The Call
Sony Pictures // R // $40.99 // June 25, 2013
Review by William Harrison | posted June 24, 2013
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Director Brad Anderson refuses to be pigeonholed. After making several under-the-radar romantic comedies, Anderson shot Session 9, a creepy psychological thriller set in an abandoned mental hospital, before turning heads with The Machinist, which is most remembered for Christian Bale's shocking weight loss. His next project was Transsiberian, an Agatha Christie-esque tale of deception and murder aboard a China to Moscow train. His latest film, The Call, highlights what has to be an incredibly taxing job: 911 operator in Los Angeles. Enjoyably free from delusions of grandeur, The Call sticks tightly to heroine Halle Berry as she fights to save Abigail Breslin from a serial killer's trunk. A lesser director and actress may have been tempted to treat The Call with undeserved reverence. Instead, Anderson crafts a refreshingly straightforward pulp thriller more concerned with Berry's performance under pressure than the killer's next move.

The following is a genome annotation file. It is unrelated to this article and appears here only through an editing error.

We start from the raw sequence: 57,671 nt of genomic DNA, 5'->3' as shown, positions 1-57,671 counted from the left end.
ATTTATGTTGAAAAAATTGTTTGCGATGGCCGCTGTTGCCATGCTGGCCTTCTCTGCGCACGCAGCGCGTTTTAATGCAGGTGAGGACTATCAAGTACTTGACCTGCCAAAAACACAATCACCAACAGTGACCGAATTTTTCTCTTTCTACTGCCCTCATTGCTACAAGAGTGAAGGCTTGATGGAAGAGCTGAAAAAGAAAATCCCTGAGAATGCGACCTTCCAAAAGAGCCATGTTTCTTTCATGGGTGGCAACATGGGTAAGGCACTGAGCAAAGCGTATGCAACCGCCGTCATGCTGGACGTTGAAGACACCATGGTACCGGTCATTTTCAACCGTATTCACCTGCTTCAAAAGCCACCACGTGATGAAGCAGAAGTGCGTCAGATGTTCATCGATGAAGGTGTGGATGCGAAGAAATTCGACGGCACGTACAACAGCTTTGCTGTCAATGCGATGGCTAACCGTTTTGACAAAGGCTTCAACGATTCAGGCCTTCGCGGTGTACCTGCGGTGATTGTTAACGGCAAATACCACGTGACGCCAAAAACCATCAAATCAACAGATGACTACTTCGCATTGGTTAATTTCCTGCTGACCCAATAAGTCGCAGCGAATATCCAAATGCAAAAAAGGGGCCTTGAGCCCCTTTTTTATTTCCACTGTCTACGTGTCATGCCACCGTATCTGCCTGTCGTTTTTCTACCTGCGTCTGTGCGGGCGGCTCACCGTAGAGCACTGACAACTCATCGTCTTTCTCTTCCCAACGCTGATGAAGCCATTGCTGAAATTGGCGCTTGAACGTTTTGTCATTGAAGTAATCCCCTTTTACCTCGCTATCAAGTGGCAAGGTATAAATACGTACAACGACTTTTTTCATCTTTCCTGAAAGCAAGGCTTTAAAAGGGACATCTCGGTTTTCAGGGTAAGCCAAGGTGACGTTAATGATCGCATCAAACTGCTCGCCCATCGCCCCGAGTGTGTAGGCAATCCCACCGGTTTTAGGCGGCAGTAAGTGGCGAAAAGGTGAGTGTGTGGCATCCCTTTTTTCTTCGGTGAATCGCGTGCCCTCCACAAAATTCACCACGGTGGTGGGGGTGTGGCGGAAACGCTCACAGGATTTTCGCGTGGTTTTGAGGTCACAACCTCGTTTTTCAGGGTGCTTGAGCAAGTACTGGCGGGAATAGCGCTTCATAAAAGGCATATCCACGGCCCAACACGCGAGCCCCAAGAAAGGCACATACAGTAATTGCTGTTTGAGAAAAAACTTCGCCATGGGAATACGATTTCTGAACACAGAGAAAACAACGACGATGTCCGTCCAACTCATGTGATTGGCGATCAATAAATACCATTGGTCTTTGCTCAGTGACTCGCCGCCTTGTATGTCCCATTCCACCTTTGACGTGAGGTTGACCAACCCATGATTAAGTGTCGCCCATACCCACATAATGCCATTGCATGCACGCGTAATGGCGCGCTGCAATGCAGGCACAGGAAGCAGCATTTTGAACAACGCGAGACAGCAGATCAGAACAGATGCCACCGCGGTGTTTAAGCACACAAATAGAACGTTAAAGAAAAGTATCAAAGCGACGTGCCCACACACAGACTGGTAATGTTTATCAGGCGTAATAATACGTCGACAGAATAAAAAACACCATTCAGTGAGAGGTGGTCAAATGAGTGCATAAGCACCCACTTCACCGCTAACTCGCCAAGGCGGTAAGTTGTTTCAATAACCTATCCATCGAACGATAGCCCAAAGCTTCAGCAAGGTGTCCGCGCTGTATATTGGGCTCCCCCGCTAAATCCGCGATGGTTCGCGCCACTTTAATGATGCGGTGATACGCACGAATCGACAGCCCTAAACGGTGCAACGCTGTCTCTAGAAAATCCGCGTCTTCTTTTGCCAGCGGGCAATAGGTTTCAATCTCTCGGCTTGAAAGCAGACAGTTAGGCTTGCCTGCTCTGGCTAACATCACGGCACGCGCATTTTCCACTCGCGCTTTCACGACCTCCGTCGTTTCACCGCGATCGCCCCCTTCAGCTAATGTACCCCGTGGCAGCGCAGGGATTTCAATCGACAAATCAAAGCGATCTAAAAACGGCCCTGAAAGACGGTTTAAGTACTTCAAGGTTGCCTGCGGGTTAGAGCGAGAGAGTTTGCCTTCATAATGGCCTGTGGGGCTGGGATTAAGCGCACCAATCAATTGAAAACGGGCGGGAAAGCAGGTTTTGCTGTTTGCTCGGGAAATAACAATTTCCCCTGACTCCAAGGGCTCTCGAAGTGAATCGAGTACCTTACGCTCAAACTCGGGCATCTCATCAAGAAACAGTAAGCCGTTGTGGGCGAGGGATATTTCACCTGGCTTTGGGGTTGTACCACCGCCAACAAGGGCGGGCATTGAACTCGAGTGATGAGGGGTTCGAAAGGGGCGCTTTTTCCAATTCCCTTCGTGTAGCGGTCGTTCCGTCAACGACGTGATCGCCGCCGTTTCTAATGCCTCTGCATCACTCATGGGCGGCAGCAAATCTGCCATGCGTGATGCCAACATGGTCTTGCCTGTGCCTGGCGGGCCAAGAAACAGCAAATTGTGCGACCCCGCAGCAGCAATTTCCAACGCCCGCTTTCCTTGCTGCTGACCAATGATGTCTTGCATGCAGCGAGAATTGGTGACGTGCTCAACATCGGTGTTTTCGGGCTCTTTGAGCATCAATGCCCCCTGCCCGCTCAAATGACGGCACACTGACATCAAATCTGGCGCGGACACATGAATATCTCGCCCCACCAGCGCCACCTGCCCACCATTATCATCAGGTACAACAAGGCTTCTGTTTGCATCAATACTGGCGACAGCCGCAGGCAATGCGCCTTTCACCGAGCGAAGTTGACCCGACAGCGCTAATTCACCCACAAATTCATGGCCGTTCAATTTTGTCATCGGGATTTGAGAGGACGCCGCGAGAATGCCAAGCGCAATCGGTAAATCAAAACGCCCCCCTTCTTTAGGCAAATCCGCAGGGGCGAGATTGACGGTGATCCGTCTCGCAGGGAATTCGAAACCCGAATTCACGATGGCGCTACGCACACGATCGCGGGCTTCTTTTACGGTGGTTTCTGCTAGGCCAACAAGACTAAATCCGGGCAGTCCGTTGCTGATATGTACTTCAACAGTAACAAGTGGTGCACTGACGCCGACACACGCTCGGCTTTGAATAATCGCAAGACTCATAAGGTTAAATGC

Typically reliable 911 operator Jordan Turner (Berry) is shaken after a mistake leads to the murder of a young woman. Turner retires her headset to train new L.A.P.D. recruits until a rookie operator needs help with a high-stakes call. Teenager Casey Welson phones "the hive" in a panic; she has been abducted and is stuck in the trunk of a Toyota Camry travelling on one of L.A.'s many highways. Welson's cries for help trigger a multi-department manhunt with Turner at the helm. As Casey fights to stay calm and alive, Turner goes to work, fishing for any information that may help police (including Morris Chestnut and David Otunga) locate the Camry and its driver.